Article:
Who was Milton Friedman and what did he say about Social Security Reform? (Part 2)

Who was Milton Friedman and what did he say about Social Security Reform? (Part 2)

I am favor of cutting taxes under any circumstances and for any excuse, for any reason, whenever it’s possible.
Milton Friedman

Milton_Friedman.jpg

Ep. 4 – From Cradle to Grave [1/7]. Milton Friedman’s Free to Choose (1980)

Since the Depression years of the 1930s, there has been almost continuous expansion of governmental efforts to provide for people’s welfare. First, there was a tremendous expansion of public works. The Social Security Act followed close behind. Soon other efforts extended governmental activities in all areas of the welfare sector. Growth of governmental welfare activity continued unabated, and today it has reached truly staggering proportions.

Milton Friedman congratulated by President Ronald Reagan. © 2008 Free To Choose Media, courtesy of the Power of Choice press kit

In this series I want to both look  closely at who Milton Friedman was and what his views were about Social Security reform. Here is the first portion of an autobiography from Nobelprize.org:
I was born July 31, 1912, in Brooklyn, N.Y., the fourth and last child and first son of Sarah Ethel (Landau) and Jeno Saul Friedman. My parents were born in Carpatho-Ruthenia (then a province of Austria-Hungary; later, part of inter-war Czechoslovakia, and, currently, of the Soviet Union). They emigrated to the U.S. in their teens, meeting in New York. When I was a year old, my parents moved to Rahway, N.J., a small town about 20 miles from New York City. There, my mother ran a small retail “dry goods” store, while my father engaged in a succession of mostly unsuccessful “jobbing” ventures. The family income was small and highly uncertain; financial crisis was a constant companion. Yet there was always enough to eat, and the family atmosphere was warm and supportive.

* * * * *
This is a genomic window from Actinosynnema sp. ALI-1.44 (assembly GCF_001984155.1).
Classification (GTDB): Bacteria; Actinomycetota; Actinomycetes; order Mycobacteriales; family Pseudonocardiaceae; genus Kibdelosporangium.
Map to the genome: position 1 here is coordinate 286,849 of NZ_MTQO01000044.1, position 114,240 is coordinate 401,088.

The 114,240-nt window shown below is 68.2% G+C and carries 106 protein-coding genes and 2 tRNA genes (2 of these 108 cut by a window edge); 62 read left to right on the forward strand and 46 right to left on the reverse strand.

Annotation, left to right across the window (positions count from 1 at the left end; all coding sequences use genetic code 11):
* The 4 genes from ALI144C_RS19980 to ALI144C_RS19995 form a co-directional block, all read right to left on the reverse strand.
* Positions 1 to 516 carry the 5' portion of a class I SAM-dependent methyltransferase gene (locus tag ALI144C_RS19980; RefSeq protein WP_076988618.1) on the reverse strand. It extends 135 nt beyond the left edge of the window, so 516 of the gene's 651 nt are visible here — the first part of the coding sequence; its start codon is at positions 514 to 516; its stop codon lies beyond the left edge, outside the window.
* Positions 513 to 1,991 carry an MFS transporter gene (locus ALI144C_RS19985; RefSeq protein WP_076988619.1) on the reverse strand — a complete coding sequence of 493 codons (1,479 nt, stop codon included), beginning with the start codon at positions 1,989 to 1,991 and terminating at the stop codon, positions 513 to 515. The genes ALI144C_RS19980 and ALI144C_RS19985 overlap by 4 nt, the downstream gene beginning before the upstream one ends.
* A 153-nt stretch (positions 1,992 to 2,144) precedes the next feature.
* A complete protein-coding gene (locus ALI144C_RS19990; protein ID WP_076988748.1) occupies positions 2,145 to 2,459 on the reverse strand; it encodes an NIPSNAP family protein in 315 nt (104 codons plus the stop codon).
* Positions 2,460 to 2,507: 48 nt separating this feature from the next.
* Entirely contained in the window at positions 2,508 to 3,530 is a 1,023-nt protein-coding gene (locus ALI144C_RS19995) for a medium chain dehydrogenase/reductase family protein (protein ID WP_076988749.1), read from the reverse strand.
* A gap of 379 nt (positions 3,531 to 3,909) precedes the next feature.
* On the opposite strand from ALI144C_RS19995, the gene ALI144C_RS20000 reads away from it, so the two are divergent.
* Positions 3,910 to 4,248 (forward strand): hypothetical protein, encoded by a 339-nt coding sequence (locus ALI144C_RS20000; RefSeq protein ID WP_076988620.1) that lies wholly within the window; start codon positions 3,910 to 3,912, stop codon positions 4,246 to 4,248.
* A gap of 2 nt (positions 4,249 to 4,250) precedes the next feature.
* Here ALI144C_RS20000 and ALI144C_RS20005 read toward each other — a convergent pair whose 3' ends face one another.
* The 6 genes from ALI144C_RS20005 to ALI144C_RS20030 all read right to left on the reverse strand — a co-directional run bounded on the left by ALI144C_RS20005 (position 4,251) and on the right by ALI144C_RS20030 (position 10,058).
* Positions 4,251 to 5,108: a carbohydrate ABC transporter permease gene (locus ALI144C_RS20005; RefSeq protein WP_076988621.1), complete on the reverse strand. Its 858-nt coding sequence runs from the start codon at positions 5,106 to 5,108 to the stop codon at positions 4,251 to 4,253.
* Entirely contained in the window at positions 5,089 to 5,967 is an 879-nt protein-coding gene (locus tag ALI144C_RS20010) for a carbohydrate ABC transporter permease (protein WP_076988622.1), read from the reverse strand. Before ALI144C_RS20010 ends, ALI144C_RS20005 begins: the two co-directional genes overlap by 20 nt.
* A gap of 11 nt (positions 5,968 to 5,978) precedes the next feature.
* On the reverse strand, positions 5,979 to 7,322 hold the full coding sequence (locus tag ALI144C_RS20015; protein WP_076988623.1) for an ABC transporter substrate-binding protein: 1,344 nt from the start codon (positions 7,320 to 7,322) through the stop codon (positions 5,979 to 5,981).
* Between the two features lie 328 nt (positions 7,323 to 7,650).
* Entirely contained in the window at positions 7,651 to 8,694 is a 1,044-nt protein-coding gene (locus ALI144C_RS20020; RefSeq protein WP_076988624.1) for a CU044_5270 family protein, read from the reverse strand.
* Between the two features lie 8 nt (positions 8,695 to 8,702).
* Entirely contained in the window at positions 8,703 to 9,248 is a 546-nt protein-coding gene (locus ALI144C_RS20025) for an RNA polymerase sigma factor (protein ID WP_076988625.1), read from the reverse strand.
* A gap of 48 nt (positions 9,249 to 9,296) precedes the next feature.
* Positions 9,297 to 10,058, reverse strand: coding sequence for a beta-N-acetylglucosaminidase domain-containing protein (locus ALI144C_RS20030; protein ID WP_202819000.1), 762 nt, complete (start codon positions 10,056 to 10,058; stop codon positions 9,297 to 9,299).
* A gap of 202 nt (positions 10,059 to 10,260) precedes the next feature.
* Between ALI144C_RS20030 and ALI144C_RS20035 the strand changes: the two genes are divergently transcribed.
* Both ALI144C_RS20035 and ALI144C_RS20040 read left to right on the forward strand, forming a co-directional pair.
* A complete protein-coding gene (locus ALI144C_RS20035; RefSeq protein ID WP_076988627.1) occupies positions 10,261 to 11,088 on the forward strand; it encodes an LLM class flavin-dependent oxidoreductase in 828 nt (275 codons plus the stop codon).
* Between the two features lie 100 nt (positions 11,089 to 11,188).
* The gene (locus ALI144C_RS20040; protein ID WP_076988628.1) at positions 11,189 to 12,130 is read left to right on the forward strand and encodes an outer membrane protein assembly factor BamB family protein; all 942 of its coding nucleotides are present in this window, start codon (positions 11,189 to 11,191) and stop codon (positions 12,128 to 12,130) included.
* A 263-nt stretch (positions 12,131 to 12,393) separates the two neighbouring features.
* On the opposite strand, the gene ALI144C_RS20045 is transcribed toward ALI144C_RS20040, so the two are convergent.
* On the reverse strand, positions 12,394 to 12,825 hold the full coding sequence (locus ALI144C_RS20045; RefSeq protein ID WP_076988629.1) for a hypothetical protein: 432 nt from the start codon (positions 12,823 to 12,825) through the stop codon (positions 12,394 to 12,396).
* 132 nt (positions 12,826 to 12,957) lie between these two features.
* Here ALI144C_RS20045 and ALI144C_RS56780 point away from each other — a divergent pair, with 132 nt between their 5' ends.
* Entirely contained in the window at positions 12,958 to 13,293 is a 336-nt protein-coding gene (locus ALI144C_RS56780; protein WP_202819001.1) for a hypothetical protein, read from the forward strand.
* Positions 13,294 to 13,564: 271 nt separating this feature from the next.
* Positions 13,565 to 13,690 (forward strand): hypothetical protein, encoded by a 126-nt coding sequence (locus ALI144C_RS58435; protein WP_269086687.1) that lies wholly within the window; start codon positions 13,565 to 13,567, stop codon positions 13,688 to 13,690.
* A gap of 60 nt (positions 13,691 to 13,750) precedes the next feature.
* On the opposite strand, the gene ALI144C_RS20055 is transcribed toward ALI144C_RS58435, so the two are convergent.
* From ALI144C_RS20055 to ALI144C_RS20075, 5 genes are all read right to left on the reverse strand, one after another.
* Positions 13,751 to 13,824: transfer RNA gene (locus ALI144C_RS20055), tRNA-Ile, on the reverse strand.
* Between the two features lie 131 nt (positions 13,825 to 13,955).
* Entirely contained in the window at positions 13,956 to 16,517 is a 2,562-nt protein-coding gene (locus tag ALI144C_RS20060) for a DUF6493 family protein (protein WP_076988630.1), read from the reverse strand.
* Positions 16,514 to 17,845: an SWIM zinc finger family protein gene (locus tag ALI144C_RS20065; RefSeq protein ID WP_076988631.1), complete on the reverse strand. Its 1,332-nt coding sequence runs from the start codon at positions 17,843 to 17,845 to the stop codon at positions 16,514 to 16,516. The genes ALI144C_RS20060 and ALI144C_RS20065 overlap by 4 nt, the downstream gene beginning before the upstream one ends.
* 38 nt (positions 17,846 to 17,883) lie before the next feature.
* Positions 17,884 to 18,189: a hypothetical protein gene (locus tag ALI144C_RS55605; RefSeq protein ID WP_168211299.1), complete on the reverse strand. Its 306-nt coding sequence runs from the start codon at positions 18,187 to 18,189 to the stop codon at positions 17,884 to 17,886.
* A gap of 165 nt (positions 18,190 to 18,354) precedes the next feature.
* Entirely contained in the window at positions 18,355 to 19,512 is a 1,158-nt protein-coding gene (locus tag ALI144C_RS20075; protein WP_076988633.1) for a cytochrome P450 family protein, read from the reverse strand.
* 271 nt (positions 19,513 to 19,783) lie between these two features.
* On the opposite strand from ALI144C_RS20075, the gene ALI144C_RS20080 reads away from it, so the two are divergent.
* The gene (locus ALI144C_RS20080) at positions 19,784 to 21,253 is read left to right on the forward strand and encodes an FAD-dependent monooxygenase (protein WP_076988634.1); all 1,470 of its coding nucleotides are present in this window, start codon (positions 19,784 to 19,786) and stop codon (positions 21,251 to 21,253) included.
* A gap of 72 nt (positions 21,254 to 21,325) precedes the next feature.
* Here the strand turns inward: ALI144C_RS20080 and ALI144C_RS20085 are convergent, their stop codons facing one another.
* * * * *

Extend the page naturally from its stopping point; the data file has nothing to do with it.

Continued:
Along with my sisters, I attended public elementary and secondary schools, graduating from Rahway High School in 1928, just before my 16th birthday. My father died during my senior year in high school, leaving my mother plus two older sisters to support the family. Nonetheless, it was taken for granted that I would attend college, though, also, that I would have to finance myself.

I was awarded a competitive scholarship to Rutgers University (then a relatively small and predominantly private university receiving limited financial assistance from the State of New Jersey, mostly in the form of such scholarship awards). I was graduated from Rutgers in 1932, financing the rest of my college expenses by the usual mixture of waiting on tables, clerking in a retail store, occasional entrepreneurial ventures, and summer earnings. Initially, I specialized in mathematics, intending to become an actuary, and went so far as to take actuarial examinations, passing several but also failing several. Shortly, however, I became interested in economics, and eventually ended with the equivalent of a major in both fields.

_________________________________

Milton Friedman wrote an excellent article, “Speaking the truth about Social Security Reform,” April 12, 1999, Cato Institute and I will posting portions of that article in the next few days.  Milton Friedman, winner of the 1976 Nobel Prize in Economics, was a senior research fellow at the Hoover Institution. Originally published in the New York Times January 11, 1999. Here is the second portion:

Introduction